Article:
I would like to point you in the direction of this article from Julia Unwin who is the CE of the Joseph Rowntree Trust.
One of the hardy perennials of the poverty debate is the question of measurement. I wonder what it says about us as a country: why do we spend so much effort thinking about definitions of poverty, and so little responding to the reality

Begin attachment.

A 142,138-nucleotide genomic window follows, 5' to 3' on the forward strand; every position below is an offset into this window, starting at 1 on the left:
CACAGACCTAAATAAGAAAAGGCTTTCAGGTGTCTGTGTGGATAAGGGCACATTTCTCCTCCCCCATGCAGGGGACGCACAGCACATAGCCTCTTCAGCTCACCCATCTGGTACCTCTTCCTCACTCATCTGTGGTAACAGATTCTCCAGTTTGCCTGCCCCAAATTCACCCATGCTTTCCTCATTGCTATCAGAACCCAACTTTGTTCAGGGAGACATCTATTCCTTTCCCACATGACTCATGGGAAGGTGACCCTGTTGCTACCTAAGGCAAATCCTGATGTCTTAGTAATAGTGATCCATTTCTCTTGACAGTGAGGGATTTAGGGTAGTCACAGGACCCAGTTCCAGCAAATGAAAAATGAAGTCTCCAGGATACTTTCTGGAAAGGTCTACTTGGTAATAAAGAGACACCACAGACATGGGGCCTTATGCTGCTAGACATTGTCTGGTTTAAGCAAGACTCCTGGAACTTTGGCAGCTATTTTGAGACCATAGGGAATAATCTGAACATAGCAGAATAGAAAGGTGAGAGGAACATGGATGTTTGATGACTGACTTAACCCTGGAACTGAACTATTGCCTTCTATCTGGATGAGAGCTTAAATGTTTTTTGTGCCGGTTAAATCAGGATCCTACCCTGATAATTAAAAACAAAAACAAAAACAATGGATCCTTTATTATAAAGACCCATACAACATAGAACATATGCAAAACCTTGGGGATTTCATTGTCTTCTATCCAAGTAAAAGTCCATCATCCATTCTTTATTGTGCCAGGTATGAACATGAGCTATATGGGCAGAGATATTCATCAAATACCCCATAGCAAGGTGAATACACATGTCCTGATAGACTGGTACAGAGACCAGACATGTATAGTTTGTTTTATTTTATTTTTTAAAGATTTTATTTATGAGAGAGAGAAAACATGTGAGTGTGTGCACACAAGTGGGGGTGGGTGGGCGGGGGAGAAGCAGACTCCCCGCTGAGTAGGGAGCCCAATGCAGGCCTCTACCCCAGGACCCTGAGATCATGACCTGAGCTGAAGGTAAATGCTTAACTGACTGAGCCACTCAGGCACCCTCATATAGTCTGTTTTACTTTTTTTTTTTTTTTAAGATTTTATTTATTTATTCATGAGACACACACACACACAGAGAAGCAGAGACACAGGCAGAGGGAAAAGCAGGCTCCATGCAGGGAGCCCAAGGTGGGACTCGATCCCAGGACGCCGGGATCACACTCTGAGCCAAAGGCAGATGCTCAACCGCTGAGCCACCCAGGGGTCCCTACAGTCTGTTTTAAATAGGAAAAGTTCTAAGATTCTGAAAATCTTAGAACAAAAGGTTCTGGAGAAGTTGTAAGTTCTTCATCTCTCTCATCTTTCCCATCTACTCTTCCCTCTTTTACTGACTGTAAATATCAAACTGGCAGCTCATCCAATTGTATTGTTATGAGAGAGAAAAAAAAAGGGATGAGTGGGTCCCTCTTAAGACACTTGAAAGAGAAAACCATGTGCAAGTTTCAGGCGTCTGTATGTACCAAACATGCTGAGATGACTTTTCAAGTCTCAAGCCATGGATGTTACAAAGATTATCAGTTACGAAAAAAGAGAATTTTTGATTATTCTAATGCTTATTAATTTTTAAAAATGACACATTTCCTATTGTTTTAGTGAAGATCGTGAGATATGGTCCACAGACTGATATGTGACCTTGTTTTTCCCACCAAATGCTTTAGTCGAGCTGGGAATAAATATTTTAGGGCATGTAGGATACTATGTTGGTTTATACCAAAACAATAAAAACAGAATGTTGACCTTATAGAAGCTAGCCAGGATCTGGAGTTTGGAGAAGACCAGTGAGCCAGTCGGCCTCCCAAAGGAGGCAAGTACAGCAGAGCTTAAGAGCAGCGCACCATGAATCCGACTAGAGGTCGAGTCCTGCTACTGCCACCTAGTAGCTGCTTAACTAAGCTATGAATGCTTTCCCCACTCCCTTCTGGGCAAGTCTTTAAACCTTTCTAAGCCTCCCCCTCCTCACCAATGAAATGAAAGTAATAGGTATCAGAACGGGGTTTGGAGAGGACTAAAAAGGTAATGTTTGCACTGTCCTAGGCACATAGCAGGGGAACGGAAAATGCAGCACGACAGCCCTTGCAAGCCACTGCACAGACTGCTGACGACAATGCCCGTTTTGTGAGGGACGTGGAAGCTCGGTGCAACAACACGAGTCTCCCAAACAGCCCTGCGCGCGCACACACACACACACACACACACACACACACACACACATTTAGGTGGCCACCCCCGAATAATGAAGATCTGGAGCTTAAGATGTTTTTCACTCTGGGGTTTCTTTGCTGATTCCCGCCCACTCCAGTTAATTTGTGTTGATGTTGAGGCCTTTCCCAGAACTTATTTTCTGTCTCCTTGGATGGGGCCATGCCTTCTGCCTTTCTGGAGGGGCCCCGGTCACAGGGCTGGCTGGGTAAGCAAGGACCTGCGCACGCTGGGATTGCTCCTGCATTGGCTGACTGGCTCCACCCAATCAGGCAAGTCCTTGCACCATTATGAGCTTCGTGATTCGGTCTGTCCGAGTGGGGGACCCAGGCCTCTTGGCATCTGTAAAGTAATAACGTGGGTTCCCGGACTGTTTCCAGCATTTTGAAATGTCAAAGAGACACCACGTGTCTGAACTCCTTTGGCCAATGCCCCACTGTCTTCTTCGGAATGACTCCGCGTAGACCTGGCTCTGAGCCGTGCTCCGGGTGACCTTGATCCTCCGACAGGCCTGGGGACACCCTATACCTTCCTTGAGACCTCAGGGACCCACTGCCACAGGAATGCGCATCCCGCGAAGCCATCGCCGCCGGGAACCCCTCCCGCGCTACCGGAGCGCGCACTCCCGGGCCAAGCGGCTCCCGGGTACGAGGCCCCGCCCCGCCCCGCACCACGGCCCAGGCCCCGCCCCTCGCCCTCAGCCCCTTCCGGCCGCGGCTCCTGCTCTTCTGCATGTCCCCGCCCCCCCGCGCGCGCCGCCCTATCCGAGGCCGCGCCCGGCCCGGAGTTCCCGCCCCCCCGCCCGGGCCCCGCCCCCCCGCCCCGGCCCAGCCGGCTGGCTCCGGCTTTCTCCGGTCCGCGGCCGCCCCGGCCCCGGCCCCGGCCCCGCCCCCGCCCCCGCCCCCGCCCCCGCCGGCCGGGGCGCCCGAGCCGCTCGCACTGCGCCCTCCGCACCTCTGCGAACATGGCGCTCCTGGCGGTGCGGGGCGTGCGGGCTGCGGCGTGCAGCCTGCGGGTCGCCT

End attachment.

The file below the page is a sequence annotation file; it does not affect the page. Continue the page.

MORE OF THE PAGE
The piece was in repsonse to yesterday's IFS report which predicted a substantial rise in poverty over the next few years
Julia asks what do we do when faced with reports like these?
We can read them and despair, or we can address the well-documented and widely-recognised underlying drivers of poverty. The instability and insecurity of so many poorly paid jobs, the limits to child care for working parents, and the educational inequality which condemns people to a life of poverty. We can design jobs that help people to progress, and at the same time support families and break the damaging cycles that lie behind these figures